An ongoing saga spanning almost a decade finally ended for Tingha today.
NSW Governor David Hurley has proclaimed the village will be no longer part of Armidale Regional Council and will join Inverell Shire Council.
From July 1, the township and surrounding district, covering almost 800 square kilometres, will become part of Inverell’s local government area (LGA).
Member for Northern Tablelands Adam Marshall, Armidale regional mayor Simon Murray and Inverell shire mayor Paul Harmon met in Tingha today to share the news with community members.
To ensure a smooth transition with rates and accounting, the new financial year was seen to be the easiest date for the adjustment to take place.
Cr Harmon said the majority of a community had asked for it, and the two councils had worked together to uphold their wishes.
“I want to thank Simon and the team at Armidale Regional Council,” Cr Harmon said.
“This wouldn’t be a smooth transition if we weren’t sitting around the table, talking collectively and looking at the wishes of the greater community.
“I believe local government is strong on being a government for the people, and this is a way of us showing other councils around the state how we can work together for a positive outcome for the community.”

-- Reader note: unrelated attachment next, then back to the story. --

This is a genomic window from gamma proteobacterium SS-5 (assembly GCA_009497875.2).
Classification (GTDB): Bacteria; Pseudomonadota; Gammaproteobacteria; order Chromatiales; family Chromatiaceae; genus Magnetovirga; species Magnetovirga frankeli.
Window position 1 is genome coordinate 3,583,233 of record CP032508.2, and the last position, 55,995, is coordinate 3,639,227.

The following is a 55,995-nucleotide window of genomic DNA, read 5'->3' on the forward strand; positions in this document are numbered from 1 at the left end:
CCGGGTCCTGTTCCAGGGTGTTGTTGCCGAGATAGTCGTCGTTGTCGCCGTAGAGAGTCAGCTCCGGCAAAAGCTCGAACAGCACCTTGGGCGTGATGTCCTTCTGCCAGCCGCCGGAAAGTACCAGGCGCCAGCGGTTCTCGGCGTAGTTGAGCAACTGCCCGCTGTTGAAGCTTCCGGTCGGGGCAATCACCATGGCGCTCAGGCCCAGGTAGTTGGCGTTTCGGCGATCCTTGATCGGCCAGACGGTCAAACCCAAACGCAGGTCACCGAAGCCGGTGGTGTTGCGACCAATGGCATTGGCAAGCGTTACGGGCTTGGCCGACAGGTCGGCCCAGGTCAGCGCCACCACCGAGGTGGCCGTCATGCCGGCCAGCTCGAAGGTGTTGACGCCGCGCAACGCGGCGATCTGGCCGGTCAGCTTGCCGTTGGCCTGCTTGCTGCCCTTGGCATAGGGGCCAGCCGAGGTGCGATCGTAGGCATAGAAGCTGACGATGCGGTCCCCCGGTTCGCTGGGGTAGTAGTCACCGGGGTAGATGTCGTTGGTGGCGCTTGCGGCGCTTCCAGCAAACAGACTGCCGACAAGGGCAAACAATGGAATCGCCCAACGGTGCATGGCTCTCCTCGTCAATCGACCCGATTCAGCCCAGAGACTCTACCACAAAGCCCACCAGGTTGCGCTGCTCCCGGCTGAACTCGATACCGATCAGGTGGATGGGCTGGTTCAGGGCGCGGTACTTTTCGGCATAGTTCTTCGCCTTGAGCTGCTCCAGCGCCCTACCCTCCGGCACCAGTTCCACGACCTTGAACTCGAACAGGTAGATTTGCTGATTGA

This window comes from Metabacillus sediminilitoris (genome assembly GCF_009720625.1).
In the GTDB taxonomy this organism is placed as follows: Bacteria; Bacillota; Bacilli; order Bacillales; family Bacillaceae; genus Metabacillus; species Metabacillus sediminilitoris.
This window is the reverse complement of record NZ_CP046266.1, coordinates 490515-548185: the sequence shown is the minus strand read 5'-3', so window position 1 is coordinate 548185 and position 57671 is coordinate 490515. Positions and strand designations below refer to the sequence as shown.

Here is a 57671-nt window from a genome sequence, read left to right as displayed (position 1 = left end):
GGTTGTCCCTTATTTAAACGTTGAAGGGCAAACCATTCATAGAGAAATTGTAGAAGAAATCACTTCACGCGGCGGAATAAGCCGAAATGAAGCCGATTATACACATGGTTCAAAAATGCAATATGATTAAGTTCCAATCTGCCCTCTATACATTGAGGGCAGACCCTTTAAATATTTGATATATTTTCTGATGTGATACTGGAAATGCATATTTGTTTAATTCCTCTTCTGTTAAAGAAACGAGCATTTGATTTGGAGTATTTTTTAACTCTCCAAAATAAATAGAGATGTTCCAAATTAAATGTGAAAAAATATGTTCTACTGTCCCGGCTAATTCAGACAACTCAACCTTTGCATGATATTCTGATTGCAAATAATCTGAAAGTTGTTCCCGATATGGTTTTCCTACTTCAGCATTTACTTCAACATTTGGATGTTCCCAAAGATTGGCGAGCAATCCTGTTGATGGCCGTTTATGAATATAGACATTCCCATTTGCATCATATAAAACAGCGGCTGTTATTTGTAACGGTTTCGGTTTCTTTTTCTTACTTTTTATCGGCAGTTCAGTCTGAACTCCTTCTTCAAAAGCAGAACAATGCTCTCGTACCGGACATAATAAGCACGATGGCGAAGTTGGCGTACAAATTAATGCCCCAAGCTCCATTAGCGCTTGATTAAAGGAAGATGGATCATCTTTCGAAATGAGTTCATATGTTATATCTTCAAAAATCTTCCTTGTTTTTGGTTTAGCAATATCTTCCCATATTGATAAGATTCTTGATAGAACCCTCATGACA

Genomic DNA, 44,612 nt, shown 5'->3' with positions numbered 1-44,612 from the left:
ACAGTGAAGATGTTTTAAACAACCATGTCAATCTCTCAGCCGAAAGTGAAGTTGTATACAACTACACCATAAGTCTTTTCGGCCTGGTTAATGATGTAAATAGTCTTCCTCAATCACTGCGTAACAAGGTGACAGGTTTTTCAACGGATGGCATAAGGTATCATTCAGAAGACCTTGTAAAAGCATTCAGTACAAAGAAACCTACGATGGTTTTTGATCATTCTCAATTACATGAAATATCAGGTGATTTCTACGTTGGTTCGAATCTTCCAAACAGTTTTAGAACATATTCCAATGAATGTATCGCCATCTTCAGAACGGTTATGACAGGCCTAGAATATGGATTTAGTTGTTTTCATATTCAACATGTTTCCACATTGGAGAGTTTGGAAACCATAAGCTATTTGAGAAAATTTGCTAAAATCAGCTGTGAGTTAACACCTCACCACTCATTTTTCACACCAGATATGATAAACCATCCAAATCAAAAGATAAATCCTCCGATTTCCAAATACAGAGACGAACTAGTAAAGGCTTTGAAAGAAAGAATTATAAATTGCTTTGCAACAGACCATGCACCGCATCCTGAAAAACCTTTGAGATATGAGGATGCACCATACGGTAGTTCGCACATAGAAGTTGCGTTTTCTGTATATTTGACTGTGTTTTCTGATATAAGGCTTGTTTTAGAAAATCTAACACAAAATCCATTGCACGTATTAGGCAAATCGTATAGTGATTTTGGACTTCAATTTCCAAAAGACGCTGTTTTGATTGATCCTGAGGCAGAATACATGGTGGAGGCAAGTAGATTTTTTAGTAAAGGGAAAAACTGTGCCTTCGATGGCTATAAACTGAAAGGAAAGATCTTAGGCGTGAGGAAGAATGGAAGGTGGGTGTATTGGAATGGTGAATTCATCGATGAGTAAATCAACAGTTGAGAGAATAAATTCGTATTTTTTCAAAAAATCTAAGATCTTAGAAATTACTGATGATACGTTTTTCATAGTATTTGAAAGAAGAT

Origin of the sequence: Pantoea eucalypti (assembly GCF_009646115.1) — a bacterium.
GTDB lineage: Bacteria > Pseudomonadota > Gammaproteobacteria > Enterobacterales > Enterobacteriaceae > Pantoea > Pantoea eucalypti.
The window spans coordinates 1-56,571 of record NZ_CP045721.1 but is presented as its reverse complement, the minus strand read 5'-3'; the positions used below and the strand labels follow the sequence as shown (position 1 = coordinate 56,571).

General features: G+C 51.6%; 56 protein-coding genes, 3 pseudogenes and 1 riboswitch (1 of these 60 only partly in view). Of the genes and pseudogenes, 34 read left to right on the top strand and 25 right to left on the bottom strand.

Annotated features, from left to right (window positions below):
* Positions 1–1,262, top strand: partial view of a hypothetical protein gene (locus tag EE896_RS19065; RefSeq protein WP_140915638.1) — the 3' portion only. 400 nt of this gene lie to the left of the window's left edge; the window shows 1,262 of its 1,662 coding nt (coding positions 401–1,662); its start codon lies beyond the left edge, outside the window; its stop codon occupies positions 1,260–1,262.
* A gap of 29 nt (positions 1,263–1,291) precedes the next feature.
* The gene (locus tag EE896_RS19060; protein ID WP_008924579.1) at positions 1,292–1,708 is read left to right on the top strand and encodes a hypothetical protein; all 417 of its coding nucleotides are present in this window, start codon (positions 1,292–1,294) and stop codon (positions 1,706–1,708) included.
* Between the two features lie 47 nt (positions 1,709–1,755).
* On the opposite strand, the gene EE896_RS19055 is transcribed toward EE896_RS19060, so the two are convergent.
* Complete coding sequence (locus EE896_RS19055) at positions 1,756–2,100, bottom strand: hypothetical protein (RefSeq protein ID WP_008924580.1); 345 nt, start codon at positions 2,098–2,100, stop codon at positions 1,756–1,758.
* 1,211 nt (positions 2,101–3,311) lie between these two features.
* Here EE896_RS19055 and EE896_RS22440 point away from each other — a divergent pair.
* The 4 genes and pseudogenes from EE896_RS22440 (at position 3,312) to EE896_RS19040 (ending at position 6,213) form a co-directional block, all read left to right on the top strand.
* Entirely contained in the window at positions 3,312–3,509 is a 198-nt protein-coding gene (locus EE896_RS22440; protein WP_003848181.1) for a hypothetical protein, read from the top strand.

Tingha was part of the now-defunct Guyra Shire Council until May 2016, when that council became part of Armidale Regional Council.
Local resident and former Guyra shire councillor Audrey McArdle marked it as an “historic day for Tingha”.
“I know a few people are not happy we are going to Inverell, but I know in the long run it is going to be best for us all,” she said.
Tingha Citizens Association president Colleen Graham said the announcement was an answer to many prayers.
“I want to thank both councils. I know the work that was put in behind the scenes, especially with all the surveys done to see how the community really felt,” she said.
“It’s like a weight has been lifted off us, and we appreciate it.”
Mr Marshall said he was pleased to bring to a close a “fairly lengthy and protracted process”.
“Back in 2016 an assessment was first done, then joint proposals were put in between two councils, a lot of meetings, surveys of residents, and plenty of discussion in between then and now,” he said.
“I’m thrilled the joint proposal to relocate Tingha to Inverell’s LGA has been proclaimed by the NSW Governor.
“It’s a commonsense decision reflecting the community of interest and its long association and history with Inverell.”
Mr Marshall said the shift was mostly about providing certainty to the Tingha community and its surrounding districts.
Looking back at government records, the MP said it was quite an unusual boundary adjustment due to the size.
“We often see adjustments to one or two properties, but the scale of this adjustment is huge. It’s a credit to both councils for making the transition go smoothly,” he said.